On Feb 7, 2017, at 19:02, Curt Fischer <curt.r.fisc...@gmail.com> wrote:
> My ultimate goal is an easy way to create rdkit molecules that have isotopic 
> substitutions but which are otherwise exactly the same as non-substituted 
> variants.  What's the best approach?  Is it to directly call .SetIsotope() 
> like I do above?

Yes.

There are other solutions. For example, you can ask RDKit to generate the 
SMILES with all explicit hydrogens.

>>> Chem.MolToSmiles(mol, allHsExplicit=True)
'[CH3][CH2][OH]'

It's then trivial to manipulate the SMILES syntax at the string level to set an 
isotope.


>  This requires figuring out the rdkit atom index of my target atom, which is 
> doable but perhaps (?) overly complicated?

It comes down to how you want to specify the target atom.

If it's the position of the atom in the SMILES string, then it's (almost) 
trivial - the atom index is the index of the term in the SMILES string, minus 
any '[H]' terms.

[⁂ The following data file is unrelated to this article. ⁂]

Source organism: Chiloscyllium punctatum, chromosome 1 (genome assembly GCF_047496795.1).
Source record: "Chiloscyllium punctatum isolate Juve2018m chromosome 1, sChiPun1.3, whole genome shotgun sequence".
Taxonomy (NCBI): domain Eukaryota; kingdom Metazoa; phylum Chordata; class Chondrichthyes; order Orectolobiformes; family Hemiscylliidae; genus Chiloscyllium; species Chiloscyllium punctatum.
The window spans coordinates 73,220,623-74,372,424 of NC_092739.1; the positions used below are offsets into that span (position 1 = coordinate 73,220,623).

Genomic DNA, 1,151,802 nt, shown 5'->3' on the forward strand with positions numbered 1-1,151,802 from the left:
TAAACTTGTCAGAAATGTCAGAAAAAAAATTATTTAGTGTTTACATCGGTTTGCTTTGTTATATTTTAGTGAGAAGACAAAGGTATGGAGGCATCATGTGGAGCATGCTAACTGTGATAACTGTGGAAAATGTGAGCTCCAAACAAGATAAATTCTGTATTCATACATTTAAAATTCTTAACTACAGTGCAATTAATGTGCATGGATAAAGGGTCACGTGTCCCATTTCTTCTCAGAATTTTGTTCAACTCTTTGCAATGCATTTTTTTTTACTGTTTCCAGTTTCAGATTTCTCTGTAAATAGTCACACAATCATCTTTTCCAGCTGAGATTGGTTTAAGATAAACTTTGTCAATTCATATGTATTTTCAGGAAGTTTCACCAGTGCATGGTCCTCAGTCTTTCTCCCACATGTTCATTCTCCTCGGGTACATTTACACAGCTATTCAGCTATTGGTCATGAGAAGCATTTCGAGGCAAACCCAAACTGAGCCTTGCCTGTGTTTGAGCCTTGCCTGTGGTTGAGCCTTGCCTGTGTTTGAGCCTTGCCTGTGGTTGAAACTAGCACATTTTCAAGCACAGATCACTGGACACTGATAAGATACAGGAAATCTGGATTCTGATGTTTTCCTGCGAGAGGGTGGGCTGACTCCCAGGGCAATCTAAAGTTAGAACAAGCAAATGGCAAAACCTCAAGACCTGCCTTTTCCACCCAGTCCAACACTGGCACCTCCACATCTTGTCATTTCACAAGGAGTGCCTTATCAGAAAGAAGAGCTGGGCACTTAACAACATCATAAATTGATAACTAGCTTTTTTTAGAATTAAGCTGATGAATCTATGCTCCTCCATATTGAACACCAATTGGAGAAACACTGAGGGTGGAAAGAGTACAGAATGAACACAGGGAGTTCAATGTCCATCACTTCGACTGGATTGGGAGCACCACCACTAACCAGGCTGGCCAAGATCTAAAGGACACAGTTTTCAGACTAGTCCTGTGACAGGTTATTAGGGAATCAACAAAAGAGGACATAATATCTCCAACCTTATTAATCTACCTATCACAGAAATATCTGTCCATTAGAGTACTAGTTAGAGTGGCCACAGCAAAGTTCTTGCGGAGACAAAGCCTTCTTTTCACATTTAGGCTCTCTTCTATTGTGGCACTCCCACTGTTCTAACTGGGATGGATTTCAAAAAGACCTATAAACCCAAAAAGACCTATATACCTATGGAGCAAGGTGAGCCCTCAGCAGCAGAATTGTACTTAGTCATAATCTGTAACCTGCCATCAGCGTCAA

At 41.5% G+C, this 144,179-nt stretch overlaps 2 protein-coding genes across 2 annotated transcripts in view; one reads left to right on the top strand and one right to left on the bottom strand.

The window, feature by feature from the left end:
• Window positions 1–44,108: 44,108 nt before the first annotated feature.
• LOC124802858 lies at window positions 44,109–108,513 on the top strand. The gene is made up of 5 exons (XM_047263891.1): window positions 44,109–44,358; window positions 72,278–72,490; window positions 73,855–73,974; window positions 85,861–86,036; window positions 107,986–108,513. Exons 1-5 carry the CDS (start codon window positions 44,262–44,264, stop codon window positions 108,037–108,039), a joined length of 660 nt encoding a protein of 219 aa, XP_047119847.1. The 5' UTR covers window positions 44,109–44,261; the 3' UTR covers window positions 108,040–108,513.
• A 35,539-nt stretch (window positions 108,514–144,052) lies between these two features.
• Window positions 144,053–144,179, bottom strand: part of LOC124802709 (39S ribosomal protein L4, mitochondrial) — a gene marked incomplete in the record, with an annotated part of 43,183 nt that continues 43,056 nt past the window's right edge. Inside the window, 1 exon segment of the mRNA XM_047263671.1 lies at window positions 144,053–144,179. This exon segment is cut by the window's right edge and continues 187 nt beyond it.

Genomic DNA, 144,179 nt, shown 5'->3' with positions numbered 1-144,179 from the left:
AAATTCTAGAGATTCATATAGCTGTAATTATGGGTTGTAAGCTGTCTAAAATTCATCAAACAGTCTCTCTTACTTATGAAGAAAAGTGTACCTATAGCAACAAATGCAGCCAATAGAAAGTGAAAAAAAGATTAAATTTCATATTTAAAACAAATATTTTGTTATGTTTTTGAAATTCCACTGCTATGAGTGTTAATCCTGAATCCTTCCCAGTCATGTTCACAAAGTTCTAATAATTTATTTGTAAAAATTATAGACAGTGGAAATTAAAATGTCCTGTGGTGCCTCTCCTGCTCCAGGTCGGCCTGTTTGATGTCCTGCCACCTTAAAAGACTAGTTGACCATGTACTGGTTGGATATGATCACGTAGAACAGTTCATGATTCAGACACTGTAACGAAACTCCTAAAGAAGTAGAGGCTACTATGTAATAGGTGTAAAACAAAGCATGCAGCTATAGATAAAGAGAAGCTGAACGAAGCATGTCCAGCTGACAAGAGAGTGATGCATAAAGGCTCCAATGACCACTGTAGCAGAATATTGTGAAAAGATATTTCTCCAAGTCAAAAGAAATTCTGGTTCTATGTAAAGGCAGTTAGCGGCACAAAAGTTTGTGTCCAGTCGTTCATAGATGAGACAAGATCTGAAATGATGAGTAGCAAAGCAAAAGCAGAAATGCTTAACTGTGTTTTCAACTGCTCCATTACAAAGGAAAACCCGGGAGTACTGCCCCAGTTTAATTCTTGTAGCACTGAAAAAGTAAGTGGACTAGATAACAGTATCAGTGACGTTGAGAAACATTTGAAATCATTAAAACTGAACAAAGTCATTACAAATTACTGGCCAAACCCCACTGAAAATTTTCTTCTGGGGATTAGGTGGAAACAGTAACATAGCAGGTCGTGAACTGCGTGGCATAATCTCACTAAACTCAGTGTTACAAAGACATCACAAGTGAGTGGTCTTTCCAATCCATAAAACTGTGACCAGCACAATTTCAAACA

If you specify the target atom with a SMARTS then use RDKit's SMARTS matching 
to get the atom indices.


>   Converting to InChI and back seems to avoid the problem, I guess because 
> MolToInchi() has a removeHs parameter that defaults to True.  That also seems 
> a bit hack-ish but I'm not sure what the best approach is.

I don't understand how that avoids any problem. How do you specify the target 
atom for that case?

In any case, won't the InChI normalization affect some of your structures 
(e.g., detaching metals) and make it even harder to specify isotopes?



                                Andrew
                                da...@dalkescientific.com



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